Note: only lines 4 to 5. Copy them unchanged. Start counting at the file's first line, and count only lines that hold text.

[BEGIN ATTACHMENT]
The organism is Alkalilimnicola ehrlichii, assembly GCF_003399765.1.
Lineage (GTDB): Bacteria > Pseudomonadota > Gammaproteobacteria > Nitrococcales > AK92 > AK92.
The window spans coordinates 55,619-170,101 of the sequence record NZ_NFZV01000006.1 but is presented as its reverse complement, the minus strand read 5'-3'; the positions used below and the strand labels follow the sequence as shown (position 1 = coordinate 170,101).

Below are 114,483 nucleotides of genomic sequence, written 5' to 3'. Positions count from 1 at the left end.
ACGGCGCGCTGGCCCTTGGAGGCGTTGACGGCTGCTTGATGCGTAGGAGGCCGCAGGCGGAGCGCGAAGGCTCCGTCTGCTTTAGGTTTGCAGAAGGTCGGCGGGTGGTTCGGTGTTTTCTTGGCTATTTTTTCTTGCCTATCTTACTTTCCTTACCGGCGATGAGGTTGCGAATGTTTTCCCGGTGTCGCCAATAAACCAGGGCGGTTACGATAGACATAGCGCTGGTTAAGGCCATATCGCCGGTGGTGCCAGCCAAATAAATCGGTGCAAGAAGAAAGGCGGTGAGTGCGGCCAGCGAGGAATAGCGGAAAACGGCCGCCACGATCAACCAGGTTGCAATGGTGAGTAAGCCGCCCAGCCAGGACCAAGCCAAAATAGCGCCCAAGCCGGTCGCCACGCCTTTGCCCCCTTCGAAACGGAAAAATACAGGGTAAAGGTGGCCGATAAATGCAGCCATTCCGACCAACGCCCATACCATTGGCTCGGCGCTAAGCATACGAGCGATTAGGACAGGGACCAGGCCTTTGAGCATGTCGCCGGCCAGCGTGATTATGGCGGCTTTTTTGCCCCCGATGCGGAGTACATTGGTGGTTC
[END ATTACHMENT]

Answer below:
Below are 114,483 nucleotides of genomic sequence, written 5' to 3'. Positions count from 1 at the left end.
ACGGCGCGCTGGCCCTTGGAGGCGTTGACGGCTGCTTGATGCGTAGGAGGCCGCAGGCGGAGCGCGAAGGCTCCGTCTGCTTTAGGTTTGCAGAAGGTCGGCGGGTGGTTCGGTGTTTTCTTGGCTATTTTTTCTTGCCTATCTTACTTTCCTTACCGGCGATGAGGTTGCGAATGTTTTCCCGGTGTCGCCAATAAACCAGGGCGGTTACGATAGACATAGCGCTGGTTAAGGCCATATCGCCGGTGGTGCCAGCCAAATAAATCGGTGCAAGAAGAAAGGCGGTGAGTGCGGCCAGCGAGGAATAGCGGAAAACGGCCGCCACGATCAACCAGGTTGCAATGGTGAGTAAGCCGCCCAGCCAGGACCAAGCCAAAATAGCGCCCAAGCCGGTCGCCACGCCTTTGCCCCCTTCGAAACGGAAAAATACAGGGTAAAGGTGGCCGATAAATGCAGCCATTCCGACCAACGCCCATACCATTGGCTCGGCGCTAAGCATACGAGCGATTAGGACAGGGACCAGGCCTTTGAGCATGTCGCCGGCCAGCGTGATTATGGCGGCTTTTTTGCCCCCGATGCGGAGTACATTGGTGGTTC